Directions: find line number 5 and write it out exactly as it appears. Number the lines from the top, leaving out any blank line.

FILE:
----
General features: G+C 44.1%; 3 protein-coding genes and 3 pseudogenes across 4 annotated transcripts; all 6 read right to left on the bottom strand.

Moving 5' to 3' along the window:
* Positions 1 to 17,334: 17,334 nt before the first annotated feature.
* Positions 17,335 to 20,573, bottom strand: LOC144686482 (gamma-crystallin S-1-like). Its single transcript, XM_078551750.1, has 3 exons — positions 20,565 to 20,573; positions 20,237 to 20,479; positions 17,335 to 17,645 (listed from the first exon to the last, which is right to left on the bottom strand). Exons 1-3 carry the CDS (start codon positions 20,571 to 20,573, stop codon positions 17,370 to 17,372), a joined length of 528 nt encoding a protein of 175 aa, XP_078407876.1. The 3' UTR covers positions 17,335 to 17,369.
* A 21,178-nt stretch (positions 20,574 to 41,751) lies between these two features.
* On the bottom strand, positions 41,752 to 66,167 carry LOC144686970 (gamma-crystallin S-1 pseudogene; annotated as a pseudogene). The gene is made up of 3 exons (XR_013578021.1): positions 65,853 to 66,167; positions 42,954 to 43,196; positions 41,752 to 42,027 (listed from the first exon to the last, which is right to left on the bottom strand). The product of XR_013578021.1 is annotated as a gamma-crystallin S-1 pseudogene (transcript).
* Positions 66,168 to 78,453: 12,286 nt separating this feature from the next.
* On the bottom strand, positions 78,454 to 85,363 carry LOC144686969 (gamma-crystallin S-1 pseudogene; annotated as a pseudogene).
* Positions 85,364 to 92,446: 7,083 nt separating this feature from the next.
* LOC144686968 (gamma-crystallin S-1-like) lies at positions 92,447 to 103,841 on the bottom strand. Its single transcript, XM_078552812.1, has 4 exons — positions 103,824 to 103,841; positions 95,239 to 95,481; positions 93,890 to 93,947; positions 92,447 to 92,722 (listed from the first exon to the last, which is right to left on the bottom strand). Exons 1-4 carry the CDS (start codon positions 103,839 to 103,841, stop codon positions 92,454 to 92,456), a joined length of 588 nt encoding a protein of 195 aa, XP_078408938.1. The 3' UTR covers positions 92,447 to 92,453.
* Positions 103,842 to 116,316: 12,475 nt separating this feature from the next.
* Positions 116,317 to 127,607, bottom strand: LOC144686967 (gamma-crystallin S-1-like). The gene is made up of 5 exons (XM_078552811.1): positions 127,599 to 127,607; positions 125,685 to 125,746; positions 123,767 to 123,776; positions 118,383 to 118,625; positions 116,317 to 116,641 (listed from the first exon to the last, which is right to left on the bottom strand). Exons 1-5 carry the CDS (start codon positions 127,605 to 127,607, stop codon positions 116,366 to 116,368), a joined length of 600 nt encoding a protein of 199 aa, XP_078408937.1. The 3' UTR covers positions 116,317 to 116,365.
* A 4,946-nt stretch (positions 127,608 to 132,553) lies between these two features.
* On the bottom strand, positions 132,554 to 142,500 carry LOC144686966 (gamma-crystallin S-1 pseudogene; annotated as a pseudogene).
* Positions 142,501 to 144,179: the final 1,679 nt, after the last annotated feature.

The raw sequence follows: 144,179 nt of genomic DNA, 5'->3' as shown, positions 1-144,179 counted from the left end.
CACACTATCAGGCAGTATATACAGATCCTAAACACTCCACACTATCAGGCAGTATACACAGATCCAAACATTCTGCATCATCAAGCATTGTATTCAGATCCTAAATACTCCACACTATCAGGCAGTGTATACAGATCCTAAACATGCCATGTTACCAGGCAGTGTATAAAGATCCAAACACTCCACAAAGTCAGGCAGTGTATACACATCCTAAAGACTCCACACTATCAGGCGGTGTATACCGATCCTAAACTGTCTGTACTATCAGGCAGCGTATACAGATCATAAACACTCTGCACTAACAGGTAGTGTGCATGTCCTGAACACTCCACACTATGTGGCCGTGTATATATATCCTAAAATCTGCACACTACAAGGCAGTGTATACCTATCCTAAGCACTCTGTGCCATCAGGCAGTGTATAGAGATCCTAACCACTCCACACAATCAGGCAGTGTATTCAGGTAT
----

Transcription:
* A 21,178-nt stretch (positions 20,574 to 41,751) lies between these two features.